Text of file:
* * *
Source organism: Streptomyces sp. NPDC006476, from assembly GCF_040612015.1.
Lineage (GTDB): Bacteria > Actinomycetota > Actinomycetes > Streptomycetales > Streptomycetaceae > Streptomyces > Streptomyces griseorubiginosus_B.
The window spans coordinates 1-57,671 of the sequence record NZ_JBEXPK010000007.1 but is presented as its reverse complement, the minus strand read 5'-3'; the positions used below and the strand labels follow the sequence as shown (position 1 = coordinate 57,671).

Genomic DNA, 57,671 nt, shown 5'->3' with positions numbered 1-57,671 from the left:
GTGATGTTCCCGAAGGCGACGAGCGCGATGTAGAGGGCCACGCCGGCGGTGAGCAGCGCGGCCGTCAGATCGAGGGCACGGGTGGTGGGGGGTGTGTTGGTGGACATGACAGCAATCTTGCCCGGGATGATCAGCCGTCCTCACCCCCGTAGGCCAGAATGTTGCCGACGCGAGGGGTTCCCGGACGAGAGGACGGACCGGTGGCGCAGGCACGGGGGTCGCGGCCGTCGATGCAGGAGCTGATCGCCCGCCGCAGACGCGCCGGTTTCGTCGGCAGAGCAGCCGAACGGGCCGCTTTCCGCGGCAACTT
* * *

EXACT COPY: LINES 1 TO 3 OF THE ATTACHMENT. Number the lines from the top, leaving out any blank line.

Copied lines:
Source organism: Streptomyces sp. NPDC006476, from assembly GCF_040612015.1.
Lineage (GTDB): Bacteria > Actinomycetota > Actinomycetes > Streptomycetales > Streptomycetaceae > Streptomyces > Streptomyces griseorubiginosus_B.
The window spans coordinates 1-57,671 of the sequence record NZ_JBEXPK010000007.1 but is presented as its reverse complement, the minus strand read 5'-3'; the positions used below and the strand labels follow the sequence as shown (position 1 = coordinate 57,671).